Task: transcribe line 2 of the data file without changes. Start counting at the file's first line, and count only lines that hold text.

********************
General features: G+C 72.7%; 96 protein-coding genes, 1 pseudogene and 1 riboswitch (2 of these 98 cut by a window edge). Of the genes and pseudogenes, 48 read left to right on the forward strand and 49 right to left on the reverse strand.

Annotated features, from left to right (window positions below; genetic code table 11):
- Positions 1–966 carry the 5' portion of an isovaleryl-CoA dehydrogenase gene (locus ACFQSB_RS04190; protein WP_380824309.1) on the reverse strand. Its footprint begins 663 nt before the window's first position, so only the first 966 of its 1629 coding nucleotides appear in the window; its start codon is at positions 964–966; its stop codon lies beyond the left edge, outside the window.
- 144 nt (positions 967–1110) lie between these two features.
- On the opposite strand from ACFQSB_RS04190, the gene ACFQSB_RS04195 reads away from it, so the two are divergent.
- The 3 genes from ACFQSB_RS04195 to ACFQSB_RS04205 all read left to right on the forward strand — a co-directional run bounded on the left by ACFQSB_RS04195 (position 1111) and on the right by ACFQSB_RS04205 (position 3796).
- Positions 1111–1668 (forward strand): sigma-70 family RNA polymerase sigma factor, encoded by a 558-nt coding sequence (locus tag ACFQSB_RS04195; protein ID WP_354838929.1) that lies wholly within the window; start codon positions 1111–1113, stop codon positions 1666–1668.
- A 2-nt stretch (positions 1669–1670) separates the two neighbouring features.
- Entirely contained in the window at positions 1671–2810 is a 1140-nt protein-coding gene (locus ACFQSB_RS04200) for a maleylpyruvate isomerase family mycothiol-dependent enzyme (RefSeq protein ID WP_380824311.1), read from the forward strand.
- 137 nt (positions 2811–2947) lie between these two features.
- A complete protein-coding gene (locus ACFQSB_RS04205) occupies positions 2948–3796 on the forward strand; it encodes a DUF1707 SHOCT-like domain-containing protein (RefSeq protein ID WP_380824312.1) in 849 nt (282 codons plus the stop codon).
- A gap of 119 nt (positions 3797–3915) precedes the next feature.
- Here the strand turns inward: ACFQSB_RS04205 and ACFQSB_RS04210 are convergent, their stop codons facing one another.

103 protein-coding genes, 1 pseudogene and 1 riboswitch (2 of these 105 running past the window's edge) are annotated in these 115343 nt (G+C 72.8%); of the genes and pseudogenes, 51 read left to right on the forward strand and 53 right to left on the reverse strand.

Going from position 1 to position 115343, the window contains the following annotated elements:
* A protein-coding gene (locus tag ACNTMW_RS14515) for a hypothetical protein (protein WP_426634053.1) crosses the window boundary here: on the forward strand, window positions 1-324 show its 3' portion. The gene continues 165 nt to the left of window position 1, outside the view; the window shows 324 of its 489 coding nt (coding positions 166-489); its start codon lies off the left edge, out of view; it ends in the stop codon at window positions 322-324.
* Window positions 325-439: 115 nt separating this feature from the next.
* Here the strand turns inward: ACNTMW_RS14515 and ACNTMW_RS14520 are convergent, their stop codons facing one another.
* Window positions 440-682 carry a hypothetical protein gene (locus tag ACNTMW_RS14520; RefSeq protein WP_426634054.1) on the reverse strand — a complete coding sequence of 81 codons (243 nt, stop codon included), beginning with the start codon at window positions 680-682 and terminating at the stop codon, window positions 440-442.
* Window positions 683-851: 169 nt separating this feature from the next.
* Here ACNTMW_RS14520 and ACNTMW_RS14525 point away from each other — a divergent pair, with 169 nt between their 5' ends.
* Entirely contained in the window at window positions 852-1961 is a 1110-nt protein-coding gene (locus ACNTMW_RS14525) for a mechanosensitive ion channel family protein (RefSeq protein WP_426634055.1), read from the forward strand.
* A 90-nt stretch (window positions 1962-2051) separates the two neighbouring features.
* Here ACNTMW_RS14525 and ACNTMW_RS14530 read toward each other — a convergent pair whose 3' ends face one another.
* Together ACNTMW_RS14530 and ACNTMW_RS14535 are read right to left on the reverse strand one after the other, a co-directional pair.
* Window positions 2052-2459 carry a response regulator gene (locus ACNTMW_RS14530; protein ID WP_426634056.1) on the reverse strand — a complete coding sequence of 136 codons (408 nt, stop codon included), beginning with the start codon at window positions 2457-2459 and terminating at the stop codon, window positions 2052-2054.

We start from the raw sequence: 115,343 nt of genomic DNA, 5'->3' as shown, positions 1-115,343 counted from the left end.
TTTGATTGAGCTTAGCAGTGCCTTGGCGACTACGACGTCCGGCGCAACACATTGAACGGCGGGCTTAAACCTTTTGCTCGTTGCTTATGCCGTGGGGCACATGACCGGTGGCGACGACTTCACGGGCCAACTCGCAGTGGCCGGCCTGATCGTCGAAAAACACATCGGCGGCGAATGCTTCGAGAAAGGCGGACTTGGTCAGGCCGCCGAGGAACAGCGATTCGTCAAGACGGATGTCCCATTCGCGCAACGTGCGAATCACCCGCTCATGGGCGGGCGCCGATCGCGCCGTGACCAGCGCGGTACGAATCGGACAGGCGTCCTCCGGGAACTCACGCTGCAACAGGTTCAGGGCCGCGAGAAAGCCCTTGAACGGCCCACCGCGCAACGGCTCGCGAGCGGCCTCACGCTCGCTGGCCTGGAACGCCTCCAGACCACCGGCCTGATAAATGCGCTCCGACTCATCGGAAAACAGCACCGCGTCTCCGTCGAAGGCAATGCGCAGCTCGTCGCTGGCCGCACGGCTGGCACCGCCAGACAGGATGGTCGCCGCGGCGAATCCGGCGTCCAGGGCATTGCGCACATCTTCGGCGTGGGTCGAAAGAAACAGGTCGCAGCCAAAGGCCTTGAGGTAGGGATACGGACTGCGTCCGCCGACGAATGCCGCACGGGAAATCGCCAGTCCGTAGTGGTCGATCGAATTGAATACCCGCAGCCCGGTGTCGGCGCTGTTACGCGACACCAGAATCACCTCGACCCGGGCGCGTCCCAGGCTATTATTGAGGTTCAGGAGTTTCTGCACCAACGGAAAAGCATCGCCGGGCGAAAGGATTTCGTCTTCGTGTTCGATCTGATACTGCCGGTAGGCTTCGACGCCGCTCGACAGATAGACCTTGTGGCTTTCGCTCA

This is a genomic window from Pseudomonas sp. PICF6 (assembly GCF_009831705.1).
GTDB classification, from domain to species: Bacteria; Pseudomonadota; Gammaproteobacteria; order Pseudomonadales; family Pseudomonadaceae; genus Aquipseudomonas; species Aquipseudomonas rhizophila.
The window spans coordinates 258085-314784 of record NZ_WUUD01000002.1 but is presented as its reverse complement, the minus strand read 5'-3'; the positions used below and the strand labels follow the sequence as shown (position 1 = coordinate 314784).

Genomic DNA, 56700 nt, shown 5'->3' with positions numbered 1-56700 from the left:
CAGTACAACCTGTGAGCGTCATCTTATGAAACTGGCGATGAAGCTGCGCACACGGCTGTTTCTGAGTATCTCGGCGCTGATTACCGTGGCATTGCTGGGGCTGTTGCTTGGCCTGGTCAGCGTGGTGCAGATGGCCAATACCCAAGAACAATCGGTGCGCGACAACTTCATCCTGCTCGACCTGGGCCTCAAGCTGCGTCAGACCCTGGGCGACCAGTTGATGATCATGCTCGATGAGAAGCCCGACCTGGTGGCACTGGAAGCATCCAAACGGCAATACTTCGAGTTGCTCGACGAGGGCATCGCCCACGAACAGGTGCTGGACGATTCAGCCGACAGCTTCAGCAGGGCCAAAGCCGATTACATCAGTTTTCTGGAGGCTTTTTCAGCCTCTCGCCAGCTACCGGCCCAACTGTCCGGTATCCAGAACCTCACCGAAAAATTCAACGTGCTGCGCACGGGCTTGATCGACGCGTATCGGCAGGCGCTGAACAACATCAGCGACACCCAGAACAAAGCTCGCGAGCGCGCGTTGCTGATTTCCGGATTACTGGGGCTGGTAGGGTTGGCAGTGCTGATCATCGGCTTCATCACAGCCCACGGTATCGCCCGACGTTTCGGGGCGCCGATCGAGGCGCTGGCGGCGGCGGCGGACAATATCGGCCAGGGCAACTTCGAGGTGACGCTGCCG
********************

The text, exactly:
Annotated features, from left to right (window positions below; genetic code table 11):